Chloroplast-localized sigma factor (SIG) proteins promote specificity of the plastid-encoded RNA polymerase. SIG2 function appears to be necessary for light-grown Arabidopsis thaliana plants. Specific photoreceptors or light-dependent factors that impact the light-induced accumulation of SIG2 have not been reported. A molecular link between phytochromes and nuclear-encoded SIG2, which impacts photomorphogenesis specifically under red (R) and far-red (FR) light, is described here. Both phyA and phyB promote SIG2 transcript accumulation. Disruption of SIG2 results in R- and FR-specific defects in the inhibition of hypocotyl elongation and cotyledon expansion, although no impairments in these responses are detected for sig2 mutants under blue (B) or white (W) light. SIG2 also impacts root elongation under W and R, and the R-dependent expression of PIF4, encoding a phytochrome-interacting factor, and HY2, which encodes a phytochrome chromophore biosynthetic enzyme. Whereas SIG2 apparently impacts the accumulation of the phytochromobilin (PΦB) phytochrome chromophore, sig2 mutants differ significantly from PΦB mutants, primarily due to wavelength-specific defects in photomorphogenesis and disruption of a distinct subset of phytochrome-dependent responses. The molecular link between phytochromes and SIG2 is likely to be an important part of the co-ordination of gene expression to maintain stoichiometry between the nuclear-encoded phytochrome apoprotein and plastid-derived PΦB, which combine to form photoactive phytochromes, and/or light-dependent SIG2 accumulation is involved in an inductive light signalling pathway co-ordinating components between nucleus and plastids.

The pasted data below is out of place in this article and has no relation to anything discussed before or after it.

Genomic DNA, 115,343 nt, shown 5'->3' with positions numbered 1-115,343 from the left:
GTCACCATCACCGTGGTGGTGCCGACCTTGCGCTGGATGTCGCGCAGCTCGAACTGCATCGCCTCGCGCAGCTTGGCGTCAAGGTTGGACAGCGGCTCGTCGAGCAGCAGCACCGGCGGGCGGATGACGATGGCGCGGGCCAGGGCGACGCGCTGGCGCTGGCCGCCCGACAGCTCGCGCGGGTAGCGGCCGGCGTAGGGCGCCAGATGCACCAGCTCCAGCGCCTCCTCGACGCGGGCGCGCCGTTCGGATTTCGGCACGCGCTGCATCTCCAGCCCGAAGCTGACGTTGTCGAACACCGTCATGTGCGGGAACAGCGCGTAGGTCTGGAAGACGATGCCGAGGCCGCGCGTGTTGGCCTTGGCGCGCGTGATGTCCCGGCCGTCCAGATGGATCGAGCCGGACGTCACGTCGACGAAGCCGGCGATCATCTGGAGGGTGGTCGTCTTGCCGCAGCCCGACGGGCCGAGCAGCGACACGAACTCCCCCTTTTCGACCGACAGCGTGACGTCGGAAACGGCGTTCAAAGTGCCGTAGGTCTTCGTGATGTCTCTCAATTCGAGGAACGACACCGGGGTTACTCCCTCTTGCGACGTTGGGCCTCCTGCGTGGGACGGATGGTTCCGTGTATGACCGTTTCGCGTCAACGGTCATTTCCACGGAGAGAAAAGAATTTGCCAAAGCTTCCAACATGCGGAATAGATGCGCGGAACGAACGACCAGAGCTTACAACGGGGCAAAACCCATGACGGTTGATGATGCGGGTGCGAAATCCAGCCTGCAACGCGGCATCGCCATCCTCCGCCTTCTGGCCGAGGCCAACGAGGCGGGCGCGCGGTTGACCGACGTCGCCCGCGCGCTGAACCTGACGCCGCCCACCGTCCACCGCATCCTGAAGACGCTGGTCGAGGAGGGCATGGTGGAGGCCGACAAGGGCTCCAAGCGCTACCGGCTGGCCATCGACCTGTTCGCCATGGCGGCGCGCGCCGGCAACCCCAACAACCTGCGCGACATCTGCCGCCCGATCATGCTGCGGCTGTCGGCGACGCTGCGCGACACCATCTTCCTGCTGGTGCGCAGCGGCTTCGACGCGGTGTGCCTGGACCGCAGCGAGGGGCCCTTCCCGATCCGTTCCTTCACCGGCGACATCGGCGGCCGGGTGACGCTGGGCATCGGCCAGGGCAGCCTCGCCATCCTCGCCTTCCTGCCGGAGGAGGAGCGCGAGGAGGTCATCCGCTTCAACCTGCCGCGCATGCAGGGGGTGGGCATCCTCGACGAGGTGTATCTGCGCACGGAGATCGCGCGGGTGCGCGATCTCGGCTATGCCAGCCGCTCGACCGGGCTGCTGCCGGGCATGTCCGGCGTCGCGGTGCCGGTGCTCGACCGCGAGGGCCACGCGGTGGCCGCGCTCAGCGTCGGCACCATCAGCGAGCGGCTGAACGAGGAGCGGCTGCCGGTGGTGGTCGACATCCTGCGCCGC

Oh, S., & Montgomery, B. L. (2013). Phytochrome-induced SIG2 expression contributes to photoregulation of phytochrome signalling and photomorphogenesis in Arabidopsis thaliana. Journal of Experimental Botany, 64(18), 5457–5472. https://doi.org/10.1093/jxb/ert308